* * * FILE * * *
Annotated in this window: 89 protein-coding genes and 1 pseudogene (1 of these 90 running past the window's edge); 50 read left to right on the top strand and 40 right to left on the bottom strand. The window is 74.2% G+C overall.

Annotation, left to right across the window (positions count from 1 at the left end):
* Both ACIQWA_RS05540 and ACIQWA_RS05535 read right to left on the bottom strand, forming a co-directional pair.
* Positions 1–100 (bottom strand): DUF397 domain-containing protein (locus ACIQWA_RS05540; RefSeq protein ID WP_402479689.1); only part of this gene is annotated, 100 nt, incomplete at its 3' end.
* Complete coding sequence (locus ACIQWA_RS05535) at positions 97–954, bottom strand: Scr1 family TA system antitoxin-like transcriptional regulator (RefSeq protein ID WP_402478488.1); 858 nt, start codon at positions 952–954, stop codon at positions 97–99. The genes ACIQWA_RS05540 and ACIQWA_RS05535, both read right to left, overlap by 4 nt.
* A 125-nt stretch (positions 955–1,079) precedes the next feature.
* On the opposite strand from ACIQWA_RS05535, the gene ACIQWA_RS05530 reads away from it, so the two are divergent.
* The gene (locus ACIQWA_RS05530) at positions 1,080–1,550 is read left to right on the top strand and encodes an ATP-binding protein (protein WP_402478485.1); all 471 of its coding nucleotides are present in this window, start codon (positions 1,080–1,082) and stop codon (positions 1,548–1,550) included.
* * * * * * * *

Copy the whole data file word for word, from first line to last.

Annotated in this window: 89 protein-coding genes and 1 pseudogene (1 of these 90 running past the window's edge); 50 read left to right on the top strand and 40 right to left on the bottom strand. The window is 74.2% G+C overall.

Annotation, left to right across the window (positions count from 1 at the left end):
* Both ACIQWA_RS05540 and ACIQWA_RS05535 read right to left on the bottom strand, forming a co-directional pair.
* Positions 1–100 (bottom strand): DUF397 domain-containing protein (locus ACIQWA_RS05540; RefSeq protein ID WP_402479689.1); only part of this gene is annotated, 100 nt, incomplete at its 3' end.
* Complete coding sequence (locus ACIQWA_RS05535) at positions 97–954, bottom strand: Scr1 family TA system antitoxin-like transcriptional regulator (RefSeq protein ID WP_402478488.1); 858 nt, start codon at positions 952–954, stop codon at positions 97–99. The genes ACIQWA_RS05540 and ACIQWA_RS05535, both read right to left, overlap by 4 nt.
* A 125-nt stretch (positions 955–1,079) precedes the next feature.
* On the opposite strand from ACIQWA_RS05535, the gene ACIQWA_RS05530 reads away from it, so the two are divergent.
* The gene (locus ACIQWA_RS05530) at positions 1,080–1,550 is read left to right on the top strand and encodes an ATP-binding protein (protein WP_402478485.1); all 471 of its coding nucleotides are present in this window, start codon (positions 1,080–1,082) and stop codon (positions 1,548–1,550) included.